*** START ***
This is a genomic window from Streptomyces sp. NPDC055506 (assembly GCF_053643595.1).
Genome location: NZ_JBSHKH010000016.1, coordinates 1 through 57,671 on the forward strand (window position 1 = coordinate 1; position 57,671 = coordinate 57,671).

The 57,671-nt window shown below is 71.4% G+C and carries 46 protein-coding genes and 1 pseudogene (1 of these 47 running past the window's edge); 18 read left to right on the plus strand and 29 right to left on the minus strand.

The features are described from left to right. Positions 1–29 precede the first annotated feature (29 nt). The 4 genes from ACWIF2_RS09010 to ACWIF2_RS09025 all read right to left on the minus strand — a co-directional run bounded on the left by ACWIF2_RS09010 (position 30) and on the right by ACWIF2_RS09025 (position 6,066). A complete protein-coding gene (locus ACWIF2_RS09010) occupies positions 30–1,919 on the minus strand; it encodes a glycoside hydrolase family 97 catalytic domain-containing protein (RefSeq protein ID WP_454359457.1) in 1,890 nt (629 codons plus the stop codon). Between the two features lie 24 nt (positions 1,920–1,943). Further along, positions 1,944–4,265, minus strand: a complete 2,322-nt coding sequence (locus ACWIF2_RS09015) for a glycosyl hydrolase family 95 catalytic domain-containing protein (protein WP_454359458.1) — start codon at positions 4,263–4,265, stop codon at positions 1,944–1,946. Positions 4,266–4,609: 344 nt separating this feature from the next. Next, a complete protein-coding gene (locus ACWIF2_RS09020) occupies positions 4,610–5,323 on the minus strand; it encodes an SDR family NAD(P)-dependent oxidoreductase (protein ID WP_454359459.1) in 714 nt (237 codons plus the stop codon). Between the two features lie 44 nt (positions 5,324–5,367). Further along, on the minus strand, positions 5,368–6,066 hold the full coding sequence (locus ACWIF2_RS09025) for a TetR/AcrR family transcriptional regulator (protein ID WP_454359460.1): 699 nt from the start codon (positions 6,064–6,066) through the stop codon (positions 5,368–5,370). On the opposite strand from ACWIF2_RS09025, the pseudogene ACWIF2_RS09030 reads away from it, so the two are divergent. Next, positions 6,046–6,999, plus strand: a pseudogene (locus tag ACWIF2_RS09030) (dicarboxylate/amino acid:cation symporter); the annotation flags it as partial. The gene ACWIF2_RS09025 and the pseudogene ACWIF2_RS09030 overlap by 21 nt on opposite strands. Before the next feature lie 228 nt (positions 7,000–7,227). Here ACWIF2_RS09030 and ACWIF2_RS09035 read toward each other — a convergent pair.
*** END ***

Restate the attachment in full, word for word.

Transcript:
This is a genomic window from Streptomyces sp. NPDC055506 (assembly GCF_053643595.1).
Genome location: NZ_JBSHKH010000016.1, coordinates 1 through 57,671 on the forward strand (window position 1 = coordinate 1; position 57,671 = coordinate 57,671).

The 57,671-nt window shown below is 71.4% G+C and carries 46 protein-coding genes and 1 pseudogene (1 of these 47 running past the window's edge); 18 read left to right on the plus strand and 29 right to left on the minus strand.

The features are described from left to right. Positions 1–29 precede the first annotated feature (29 nt). The 4 genes from ACWIF2_RS09010 to ACWIF2_RS09025 all read right to left on the minus strand — a co-directional run bounded on the left by ACWIF2_RS09010 (position 30) and on the right by ACWIF2_RS09025 (position 6,066). A complete protein-coding gene (locus ACWIF2_RS09010) occupies positions 30–1,919 on the minus strand; it encodes a glycoside hydrolase family 97 catalytic domain-containing protein (RefSeq protein ID WP_454359457.1) in 1,890 nt (629 codons plus the stop codon). Between the two features lie 24 nt (positions 1,920–1,943). Further along, positions 1,944–4,265, minus strand: a complete 2,322-nt coding sequence (locus ACWIF2_RS09015) for a glycosyl hydrolase family 95 catalytic domain-containing protein (protein WP_454359458.1) — start codon at positions 4,263–4,265, stop codon at positions 1,944–1,946. Positions 4,266–4,609: 344 nt separating this feature from the next. Next, a complete protein-coding gene (locus ACWIF2_RS09020) occupies positions 4,610–5,323 on the minus strand; it encodes an SDR family NAD(P)-dependent oxidoreductase (protein ID WP_454359459.1) in 714 nt (237 codons plus the stop codon). Between the two features lie 44 nt (positions 5,324–5,367). Further along, on the minus strand, positions 5,368–6,066 hold the full coding sequence (locus ACWIF2_RS09025) for a TetR/AcrR family transcriptional regulator (protein ID WP_454359460.1): 699 nt from the start codon (positions 6,064–6,066) through the stop codon (positions 5,368–5,370). On the opposite strand from ACWIF2_RS09025, the pseudogene ACWIF2_RS09030 reads away from it, so the two are divergent. Next, positions 6,046–6,999, plus strand: a pseudogene (locus tag ACWIF2_RS09030) (dicarboxylate/amino acid:cation symporter); the annotation flags it as partial. The gene ACWIF2_RS09025 and the pseudogene ACWIF2_RS09030 overlap by 21 nt on opposite strands. Before the next feature lie 228 nt (positions 7,000–7,227). Here ACWIF2_RS09030 and ACWIF2_RS09035 read toward each other — a convergent pair.